Earlier this year Ian Cochrane gave seemingly sound advice to consultancies faced with a potential recession (Design Business, DW 16 August), advocating caution when it comes to entering new markets. The fate of the now defunct supergroup Deepend bears that advice out, its rapid global expansion and diversification outside its core offer of digital design having dealt fatal blows.
But, at the time that advice was given, none of us, then teetering on the edge of a possible downturn, had any inkling just how world events would soon dominate, challenging much more than the future of UK design. Now, with many things turned on their head, it is time for bolder moves and the entrepreneurialism that shows the design business at its best.
Pundits across all business areas are advising that this is the time to be pushing new ideas rather than hoping that the old ones will continue to hold firm. Visionaries such as the bosses of RyanAir and other cut-price airlines have already shown leadership, slashing fares in the short term to get people back on their planes. And it is working for them.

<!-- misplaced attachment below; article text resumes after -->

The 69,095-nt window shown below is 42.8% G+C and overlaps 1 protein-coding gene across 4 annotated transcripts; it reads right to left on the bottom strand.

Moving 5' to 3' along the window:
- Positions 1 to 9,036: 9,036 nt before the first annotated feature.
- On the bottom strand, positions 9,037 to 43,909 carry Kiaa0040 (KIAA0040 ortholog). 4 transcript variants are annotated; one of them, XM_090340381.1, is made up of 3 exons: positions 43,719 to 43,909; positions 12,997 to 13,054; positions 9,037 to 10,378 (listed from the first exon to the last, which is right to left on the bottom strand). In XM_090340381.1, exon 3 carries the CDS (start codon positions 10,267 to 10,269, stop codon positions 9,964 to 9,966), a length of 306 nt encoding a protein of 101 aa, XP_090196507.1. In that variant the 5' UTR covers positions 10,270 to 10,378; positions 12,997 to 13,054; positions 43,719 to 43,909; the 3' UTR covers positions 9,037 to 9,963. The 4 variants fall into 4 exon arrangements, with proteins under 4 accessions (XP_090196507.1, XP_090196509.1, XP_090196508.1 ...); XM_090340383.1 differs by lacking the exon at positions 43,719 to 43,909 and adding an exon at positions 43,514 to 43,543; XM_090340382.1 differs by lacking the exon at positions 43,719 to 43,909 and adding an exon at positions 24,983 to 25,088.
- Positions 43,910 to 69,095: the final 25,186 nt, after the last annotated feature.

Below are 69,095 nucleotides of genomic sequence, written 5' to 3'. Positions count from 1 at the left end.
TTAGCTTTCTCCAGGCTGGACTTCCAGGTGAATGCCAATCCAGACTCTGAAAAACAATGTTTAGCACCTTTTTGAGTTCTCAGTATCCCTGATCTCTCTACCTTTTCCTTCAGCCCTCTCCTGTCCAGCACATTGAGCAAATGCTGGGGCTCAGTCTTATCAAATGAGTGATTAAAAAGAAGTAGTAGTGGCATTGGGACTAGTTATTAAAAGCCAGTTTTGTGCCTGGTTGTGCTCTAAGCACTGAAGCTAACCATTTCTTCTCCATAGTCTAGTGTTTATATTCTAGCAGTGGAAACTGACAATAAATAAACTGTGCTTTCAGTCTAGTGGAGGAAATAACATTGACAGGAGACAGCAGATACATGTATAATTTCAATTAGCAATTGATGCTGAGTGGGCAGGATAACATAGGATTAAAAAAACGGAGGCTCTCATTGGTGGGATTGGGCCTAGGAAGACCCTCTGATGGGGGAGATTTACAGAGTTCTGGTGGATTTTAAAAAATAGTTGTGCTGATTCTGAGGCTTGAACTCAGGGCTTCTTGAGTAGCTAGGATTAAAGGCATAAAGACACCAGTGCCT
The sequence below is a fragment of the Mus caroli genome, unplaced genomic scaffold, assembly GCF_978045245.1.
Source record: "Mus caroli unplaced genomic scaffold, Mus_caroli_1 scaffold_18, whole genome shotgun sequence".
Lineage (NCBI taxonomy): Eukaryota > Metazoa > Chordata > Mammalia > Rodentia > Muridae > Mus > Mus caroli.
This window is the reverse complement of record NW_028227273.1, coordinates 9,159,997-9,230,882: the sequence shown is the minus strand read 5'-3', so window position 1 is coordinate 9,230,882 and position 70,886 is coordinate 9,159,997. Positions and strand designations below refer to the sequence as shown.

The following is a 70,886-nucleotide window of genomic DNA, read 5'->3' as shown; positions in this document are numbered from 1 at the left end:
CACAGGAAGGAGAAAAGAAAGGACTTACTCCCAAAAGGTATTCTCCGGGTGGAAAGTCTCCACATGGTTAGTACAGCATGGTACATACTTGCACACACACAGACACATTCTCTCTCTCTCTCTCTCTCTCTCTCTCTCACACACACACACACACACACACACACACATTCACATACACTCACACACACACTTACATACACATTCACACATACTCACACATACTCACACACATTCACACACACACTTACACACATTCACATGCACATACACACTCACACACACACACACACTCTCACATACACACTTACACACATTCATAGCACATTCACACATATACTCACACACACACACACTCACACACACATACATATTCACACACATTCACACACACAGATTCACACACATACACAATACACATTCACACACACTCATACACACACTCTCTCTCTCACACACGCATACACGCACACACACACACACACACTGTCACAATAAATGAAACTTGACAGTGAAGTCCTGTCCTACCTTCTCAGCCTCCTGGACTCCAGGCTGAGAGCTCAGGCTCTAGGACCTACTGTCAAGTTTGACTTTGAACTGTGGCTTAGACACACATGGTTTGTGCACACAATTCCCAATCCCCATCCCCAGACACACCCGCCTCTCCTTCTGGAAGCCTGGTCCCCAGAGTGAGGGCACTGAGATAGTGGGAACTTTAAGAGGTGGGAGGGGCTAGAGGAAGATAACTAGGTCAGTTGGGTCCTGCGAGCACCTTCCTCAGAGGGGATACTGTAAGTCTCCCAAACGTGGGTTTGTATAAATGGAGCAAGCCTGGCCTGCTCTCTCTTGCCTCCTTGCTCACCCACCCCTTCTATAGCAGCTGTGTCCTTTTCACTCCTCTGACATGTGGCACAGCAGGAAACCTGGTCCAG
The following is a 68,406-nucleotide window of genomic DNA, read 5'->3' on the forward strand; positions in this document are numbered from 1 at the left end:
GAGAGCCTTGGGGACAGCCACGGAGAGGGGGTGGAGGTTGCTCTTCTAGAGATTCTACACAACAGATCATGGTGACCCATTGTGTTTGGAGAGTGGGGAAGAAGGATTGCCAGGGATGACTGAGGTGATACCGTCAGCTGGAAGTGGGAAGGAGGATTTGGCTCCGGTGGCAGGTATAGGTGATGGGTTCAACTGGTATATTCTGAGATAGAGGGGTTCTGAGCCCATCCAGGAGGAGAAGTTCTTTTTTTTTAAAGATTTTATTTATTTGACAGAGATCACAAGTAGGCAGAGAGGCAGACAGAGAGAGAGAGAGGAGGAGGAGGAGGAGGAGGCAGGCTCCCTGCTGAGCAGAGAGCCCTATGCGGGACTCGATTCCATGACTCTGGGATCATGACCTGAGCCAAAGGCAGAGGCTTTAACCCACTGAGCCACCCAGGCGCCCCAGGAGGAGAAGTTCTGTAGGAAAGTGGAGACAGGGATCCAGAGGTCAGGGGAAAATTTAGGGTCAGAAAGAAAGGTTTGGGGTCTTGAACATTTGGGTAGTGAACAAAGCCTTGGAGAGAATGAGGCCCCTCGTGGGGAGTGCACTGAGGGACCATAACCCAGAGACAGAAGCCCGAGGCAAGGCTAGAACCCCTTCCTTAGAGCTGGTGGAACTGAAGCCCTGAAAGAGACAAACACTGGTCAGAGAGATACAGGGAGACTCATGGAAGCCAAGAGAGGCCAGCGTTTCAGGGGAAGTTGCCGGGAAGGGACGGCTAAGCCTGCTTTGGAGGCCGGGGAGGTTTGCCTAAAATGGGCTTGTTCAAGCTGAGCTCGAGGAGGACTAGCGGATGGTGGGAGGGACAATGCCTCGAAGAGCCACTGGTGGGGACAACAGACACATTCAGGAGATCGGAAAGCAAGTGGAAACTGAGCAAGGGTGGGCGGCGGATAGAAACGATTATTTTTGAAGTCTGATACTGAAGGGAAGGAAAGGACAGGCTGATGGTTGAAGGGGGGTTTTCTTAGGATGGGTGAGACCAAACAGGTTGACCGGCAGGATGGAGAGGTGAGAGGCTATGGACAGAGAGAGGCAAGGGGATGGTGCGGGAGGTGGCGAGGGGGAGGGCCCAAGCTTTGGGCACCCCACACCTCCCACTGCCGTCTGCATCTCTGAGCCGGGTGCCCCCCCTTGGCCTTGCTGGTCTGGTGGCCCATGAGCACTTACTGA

Design groups often don’t have as much control over their destinies, except those on the product side, like Colebrooke Bosson Saunders, Stringer and Dimensions, that design and make their own lines. They would be wise now to be forcing new ideas and cashing in their options, having carefully assessed the risks, rather than stick with the status quo.
The same is true for the big branding businesses and product groups such as Ideo that have earned a position of influence in boardrooms across the world. They are in a position to urge the case for creativity as a way of moving a business forward, particularly in adversity. Smaller groups can meanwhile argue that their intermediary role between consumer and client is invaluable, especially when competition is rife. It’s about showing difference, rather than just claiming it.
But showing difference can be tough for design groups, which thrive on acceptance among their peers. There is a place for that – it’s good to be doing the best work winning awards, for example – but in business, ideas and individuality are what win, even if you can’t control the application of your creative work.
One small way to start is with your own identity and culture. How can you urge a client to make a difference, when your own identity features the regulation 6pt typeface or a chic silver logo that disappears when faxed? Make time to become your own client and sort out your own design issues, pushing new ideas on to your own agenda. Your business will be better for it and new opportunities might emerge.